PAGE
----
Ryan Phillips, a speech and language pathologist in the physical rehabilitation unit of a major university hospital, has recently been wounded by the ending of a relationship. He is called in to treat a patient suffering from a traumatic brain injury. In the course of his treatments, he begins to have feelings for the man.
But is he ready to be healed, and will the patient heal enough to be able to return the love growing between them? Can he find the words to express it?
Ryan tried once more to formulate a plan for letting Andre know they played for the same team: that he was gay and knew Andre was, too. He wondered, though, what Andre’s reaction would be.
I don’t know what kind of man he’s attracted to. Maybe if I come out to him he wouldn’t be interested at all. Well, so what. I’ve been turned down for a hook-up before. I survived.
The word ‘hook-up’ seemed to leap out at him. Then, with insight that sometimes comes out of the blue, Ryan realized why he was so reticent to come out to Andre. It had more to do with his growing affection for the man than anything else. If he let Andre know he was gay there could be certain expectations on Andre’s part. Especially since Andre was new to this. Ryan now realized he couldn’t just have casual sex with him. If he was to have sex with him, it would be because he had deeper feelings. It would be because he was willing to let a relationship grow and establish itself. And he knew, right at that moment, he was still too afraid; afraid of repeating the hurts of the past.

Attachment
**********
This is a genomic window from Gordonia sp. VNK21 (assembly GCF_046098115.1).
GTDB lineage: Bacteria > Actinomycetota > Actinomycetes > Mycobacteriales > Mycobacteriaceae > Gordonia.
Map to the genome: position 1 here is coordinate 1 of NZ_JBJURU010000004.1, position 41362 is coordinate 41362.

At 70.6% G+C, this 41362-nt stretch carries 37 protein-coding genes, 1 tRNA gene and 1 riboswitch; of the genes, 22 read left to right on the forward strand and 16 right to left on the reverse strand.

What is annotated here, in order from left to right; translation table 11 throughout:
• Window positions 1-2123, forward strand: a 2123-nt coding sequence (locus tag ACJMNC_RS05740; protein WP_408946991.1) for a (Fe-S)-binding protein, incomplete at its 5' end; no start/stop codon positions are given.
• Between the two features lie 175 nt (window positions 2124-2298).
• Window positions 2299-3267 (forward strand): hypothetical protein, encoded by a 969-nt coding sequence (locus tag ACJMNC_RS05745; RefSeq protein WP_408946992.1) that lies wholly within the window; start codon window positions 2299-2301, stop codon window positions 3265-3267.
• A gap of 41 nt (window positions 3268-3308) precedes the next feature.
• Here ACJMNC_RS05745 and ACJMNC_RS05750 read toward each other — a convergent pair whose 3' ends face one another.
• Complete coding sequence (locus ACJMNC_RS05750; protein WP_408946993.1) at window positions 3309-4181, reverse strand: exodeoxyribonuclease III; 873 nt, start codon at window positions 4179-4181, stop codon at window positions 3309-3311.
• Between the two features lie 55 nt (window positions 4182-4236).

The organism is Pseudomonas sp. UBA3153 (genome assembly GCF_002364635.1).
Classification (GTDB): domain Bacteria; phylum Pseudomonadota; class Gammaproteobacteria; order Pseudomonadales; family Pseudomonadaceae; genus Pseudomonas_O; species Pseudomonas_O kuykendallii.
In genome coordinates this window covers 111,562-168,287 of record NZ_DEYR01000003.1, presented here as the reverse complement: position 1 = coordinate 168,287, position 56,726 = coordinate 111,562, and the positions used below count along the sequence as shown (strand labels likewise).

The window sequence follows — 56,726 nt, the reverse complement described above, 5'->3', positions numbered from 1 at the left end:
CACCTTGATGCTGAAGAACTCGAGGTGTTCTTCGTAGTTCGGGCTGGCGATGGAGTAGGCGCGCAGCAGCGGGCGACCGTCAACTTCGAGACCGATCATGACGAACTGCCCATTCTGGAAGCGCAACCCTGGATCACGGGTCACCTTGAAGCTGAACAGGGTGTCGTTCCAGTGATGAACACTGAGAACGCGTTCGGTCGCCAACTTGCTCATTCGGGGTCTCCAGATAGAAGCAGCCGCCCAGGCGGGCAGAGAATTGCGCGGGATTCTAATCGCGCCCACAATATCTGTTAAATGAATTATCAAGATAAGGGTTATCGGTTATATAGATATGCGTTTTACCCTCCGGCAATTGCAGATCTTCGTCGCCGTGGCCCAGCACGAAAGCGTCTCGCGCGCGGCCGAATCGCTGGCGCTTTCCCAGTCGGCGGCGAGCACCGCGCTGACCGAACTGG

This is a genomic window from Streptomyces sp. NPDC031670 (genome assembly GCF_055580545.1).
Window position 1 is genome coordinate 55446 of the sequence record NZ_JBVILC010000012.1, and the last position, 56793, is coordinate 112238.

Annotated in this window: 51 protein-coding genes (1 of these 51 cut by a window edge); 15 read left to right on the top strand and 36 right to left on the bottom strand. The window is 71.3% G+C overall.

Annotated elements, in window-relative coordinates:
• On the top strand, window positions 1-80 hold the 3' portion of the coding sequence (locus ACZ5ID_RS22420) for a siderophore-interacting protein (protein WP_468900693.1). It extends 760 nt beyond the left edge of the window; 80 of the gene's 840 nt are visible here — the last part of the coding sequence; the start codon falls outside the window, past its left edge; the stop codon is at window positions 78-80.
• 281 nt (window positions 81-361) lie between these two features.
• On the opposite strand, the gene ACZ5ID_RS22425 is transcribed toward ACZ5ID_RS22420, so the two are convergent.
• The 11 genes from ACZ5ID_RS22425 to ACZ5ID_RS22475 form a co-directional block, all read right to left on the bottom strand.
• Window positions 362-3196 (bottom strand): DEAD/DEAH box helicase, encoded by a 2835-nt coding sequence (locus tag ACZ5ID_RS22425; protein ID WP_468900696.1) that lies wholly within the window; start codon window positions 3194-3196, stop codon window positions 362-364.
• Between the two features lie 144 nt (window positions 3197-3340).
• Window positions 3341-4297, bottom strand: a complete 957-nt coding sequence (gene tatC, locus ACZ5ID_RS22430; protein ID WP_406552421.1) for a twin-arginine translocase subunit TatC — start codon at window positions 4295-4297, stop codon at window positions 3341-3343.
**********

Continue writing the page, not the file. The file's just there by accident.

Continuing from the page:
No, it would be easier and better for Andre, who was still a beginner in the game of man to man love, if he didn’t know Ryan shared his orientation. That way if Ryan found he couldn’t offer this wonderful man more than a quick tryst in bed; he couldn’t be or wouldn’t be in a position to hurt him. And he knew hurting him in any way was not going to be an option. With that understanding, Ryan drifted off into a restless sleep.